Mike Holmgren's Last Stand

Matt WinthropContributor IMarch 7, 2008

Does Mike Holmgren have a chance to go out on top with next year’s Seahawks? Can the team who was, in the minds of Hawks fans, robbed of a championship just 3 years ago get back to the big game and win?

The short answer is yes, they can, but only if they fix three glaring shortcomings.

First and foremost, the offensive line has got to improve dramatically. The signing of Mike Wahle to play left guard next to the all-world left tackle Walter Jones will help, but they still need the young trio of Sean Locklear, Rob Sims, and Chris Spencer to start fulfilling their potential (and then some). Coach Holmgren and team President Tim Ruskell have re-signed Locklear and are content to let Sims and Spencer round out the line, so they are obviously convinced that they can do the job. That being said, drafting a solid rookie to push those guys has got to be high on the priority list. 

Of course, there’s also the other part of the running game, the part that gets most of the attention (and the blame of course)—the running backs themselves. T. J. Duckett will help, especially on those short yardage situations that so vexed the team last year. And the Hawks will probably take a shot at one of the many talented backs in the draft this year. Those are good starts, but there are still some key questions that need to be answered this off-season.

Is Shaun Alexander done? Was he as bad as he looked last year or was it more the injuries combined with the fact that his finesse running-style looks especially bad when there are no holes to run through? My guess is the latter—if the holes start reappearing, so will the big games from Alexander. After all, it’s not as if any of the Seahawks found any room to run last year. Mo Morris, no slouch by any means, also largely struggled. He was able to average a slightly higher clip per rush than Alexander because he hits holes much quicker, but even he had problems most of the time due to lack of push from the big boys up front. One definite plus is Leonard Weaver—he’ll get the ball more next year, no doubt, as he continues to develop into a fine fullback.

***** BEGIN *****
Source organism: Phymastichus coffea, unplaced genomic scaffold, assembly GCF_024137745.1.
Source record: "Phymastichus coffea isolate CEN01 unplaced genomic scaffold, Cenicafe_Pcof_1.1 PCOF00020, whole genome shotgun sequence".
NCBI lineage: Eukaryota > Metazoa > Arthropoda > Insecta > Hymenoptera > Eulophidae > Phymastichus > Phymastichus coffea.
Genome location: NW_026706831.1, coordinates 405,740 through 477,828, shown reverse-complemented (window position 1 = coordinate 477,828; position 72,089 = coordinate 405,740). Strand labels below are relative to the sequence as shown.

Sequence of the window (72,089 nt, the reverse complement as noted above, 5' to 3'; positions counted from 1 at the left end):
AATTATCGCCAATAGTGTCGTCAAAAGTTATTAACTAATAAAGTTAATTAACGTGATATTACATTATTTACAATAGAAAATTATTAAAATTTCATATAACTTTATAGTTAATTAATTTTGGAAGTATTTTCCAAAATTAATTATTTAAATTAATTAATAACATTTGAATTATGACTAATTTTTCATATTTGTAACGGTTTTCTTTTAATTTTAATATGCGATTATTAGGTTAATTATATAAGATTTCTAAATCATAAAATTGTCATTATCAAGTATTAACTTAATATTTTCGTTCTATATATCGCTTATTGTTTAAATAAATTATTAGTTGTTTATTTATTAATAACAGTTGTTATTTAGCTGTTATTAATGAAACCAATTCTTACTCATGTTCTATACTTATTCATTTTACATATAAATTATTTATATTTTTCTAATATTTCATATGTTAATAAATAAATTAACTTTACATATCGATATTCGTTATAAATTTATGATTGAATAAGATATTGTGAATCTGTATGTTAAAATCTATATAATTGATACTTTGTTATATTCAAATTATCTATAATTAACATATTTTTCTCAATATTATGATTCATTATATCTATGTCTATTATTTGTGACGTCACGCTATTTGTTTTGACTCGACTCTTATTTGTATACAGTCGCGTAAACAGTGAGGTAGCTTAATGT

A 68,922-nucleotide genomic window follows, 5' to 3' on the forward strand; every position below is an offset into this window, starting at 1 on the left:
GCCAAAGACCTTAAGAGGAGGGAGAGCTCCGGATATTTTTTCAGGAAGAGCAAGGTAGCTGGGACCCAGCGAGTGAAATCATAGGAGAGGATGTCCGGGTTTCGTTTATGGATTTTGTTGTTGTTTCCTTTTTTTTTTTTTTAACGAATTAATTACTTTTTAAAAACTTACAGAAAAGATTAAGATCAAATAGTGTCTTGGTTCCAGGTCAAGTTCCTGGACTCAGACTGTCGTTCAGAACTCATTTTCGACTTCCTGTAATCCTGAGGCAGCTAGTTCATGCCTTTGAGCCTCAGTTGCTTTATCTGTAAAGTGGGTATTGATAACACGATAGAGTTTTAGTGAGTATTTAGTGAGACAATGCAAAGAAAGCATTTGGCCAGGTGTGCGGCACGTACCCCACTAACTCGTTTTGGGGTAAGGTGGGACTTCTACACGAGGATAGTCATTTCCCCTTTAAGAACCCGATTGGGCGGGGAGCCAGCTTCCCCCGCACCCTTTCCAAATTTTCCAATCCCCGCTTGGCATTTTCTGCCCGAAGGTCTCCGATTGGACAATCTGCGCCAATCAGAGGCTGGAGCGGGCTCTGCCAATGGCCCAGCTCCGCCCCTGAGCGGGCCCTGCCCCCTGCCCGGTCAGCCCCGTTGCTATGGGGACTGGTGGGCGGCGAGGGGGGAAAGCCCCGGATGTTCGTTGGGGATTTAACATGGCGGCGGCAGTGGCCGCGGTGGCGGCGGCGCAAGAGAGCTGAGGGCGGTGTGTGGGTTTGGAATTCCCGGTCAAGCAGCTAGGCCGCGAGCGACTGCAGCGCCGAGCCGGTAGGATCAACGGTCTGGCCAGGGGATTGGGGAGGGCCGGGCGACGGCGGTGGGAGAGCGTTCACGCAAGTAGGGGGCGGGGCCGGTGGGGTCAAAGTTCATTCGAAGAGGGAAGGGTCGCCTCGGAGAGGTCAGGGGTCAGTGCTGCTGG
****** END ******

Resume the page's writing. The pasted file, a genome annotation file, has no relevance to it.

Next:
Lastly, there’s nothing the passing game needs more (besides an improved running game) than a big-target, reliable tight end. Marcus Pollard did next to nothing last year in his bid to replace the talented but troubled Jerramy Stevens. The receiving corps is solid and deep, but just imagine how helpful it would be to Matt Hasselbeck to have a big guy with soft hands that can find the open space on the field. Signing Jeb Putzier is probably not going to solve this problem. Fortunately, tight end is a deep position in the draft and it is likely Holmgren is planning on spending a first, second, or third round pick to address this issue. Mark my words—if USC’s Fred Davis is still available when the Hawks pick at No. 25, you can bet he’ll be coming north to Seattle. Other than Davis, there are a number of other guys worth a look. Heck, if the Giants can find a guy named Boss from Western Oregon University, the Hawks can find a guy in the later rounds that could end up being a star.

Well, that’s about it—those are the holes standing in the way of the Hawks being an elite team next year. While three areas of concern may not sound like much on paper, fans know they are BIG areas of concern.

The good news is that these holes are all on the offense and improvement in any one of the areas will automatically benefit the other two. Plus, Hasselbeck is one of the best quarterbacks in the league and he is in the prime of his career. The further good news is that the defense is, for all intents and purposes, set. Don’t mess with the D—they are a shut-down unit that promises to be even better next year.

Long story short—if Seattle could just run the ball effectively and get solid production from the tight end (i.e. diversify the offense), just think how good Hasselbeck and the offense could be. Sure, they’ve got some big challenges, but they are not insurmountable. After all, it’s never smart to count out a Mike Holmgren team, especially when one considers the added motivation, for both him and his players, that comes from knowing that this is his swan-song. That could just be the factor to push them over the top.

I, for one, can’t wait to see the big guy give it one last try… Is it September yet?